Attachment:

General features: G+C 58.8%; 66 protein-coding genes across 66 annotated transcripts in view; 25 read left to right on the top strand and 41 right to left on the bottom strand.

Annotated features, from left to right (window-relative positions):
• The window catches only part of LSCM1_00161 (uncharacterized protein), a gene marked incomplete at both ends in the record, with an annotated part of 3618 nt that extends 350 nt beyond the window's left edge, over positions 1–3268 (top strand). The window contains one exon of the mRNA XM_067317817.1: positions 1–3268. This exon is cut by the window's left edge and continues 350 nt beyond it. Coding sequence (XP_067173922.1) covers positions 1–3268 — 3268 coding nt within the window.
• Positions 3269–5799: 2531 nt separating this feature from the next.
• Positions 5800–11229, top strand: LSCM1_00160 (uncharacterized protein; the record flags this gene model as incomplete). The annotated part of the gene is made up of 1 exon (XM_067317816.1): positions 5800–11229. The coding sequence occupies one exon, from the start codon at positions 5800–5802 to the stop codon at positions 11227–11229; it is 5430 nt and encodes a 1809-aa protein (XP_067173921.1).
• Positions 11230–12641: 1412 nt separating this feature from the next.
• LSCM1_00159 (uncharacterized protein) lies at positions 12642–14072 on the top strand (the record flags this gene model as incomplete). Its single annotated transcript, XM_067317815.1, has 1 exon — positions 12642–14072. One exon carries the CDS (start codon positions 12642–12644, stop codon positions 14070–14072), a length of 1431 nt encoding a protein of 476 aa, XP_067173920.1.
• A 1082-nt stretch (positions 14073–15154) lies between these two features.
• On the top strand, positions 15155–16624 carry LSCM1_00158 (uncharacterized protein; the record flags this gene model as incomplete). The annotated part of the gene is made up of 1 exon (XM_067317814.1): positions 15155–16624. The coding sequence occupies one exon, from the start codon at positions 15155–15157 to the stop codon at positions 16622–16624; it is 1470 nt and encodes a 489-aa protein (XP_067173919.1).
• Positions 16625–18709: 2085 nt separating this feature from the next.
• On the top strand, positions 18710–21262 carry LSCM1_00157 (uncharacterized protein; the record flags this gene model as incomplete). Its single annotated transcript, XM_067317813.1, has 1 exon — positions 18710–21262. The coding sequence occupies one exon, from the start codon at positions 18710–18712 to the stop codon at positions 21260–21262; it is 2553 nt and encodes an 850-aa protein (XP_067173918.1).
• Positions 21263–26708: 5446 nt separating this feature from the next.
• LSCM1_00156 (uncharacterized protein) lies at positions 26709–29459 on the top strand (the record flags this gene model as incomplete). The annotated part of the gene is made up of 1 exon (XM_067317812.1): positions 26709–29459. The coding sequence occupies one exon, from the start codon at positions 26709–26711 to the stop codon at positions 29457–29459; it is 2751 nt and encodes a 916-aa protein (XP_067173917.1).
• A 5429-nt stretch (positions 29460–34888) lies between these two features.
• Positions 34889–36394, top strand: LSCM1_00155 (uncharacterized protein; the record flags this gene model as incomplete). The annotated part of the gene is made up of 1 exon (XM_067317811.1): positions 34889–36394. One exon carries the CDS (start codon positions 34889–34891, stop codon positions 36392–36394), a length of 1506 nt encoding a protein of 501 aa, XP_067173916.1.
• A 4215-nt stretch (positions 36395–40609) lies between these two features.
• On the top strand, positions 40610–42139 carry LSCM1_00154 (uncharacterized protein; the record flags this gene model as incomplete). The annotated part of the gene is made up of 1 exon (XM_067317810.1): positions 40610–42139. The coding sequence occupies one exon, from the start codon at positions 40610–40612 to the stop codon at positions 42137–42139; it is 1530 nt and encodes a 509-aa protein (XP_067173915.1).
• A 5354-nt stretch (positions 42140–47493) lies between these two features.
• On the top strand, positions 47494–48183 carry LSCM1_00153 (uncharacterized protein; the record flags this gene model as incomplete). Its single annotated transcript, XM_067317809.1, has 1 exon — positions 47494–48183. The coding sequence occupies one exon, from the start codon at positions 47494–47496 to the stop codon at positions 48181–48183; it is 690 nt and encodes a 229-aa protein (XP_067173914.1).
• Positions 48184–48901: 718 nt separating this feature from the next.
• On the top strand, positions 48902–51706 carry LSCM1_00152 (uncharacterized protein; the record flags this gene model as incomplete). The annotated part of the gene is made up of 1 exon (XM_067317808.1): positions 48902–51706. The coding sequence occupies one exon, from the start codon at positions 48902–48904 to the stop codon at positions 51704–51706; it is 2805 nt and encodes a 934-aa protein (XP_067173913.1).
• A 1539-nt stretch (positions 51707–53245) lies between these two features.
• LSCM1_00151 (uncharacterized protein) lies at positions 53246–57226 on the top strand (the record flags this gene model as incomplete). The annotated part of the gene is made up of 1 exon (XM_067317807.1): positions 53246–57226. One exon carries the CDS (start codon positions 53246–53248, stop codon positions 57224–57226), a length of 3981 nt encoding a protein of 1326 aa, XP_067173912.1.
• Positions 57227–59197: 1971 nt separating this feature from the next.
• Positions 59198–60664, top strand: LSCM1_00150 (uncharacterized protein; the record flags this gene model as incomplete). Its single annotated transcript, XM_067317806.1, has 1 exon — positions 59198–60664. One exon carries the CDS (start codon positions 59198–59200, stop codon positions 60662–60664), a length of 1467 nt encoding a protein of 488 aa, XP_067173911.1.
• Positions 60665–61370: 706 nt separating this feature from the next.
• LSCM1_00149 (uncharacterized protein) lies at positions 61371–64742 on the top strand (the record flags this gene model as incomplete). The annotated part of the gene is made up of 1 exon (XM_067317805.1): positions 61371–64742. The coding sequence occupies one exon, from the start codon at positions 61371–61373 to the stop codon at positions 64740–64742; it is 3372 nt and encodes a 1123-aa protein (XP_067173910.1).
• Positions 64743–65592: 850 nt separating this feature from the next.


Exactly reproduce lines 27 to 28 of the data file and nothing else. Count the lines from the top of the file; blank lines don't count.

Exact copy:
• LSCM1_00149 (uncharacterized protein) lies at positions 61371–64742 on the top strand (the record flags this gene model as incomplete). The annotated part of the gene is made up of 1 exon (XM_067317805.1): positions 61371–64742. The coding sequence occupies one exon, from the start codon at positions 61371–61373 to the stop codon at positions 64740–64742; it is 3372 nt and encodes a 1123-aa protein (XP_067173910.1).
• Positions 64743–65592: 850 nt separating this feature from the next.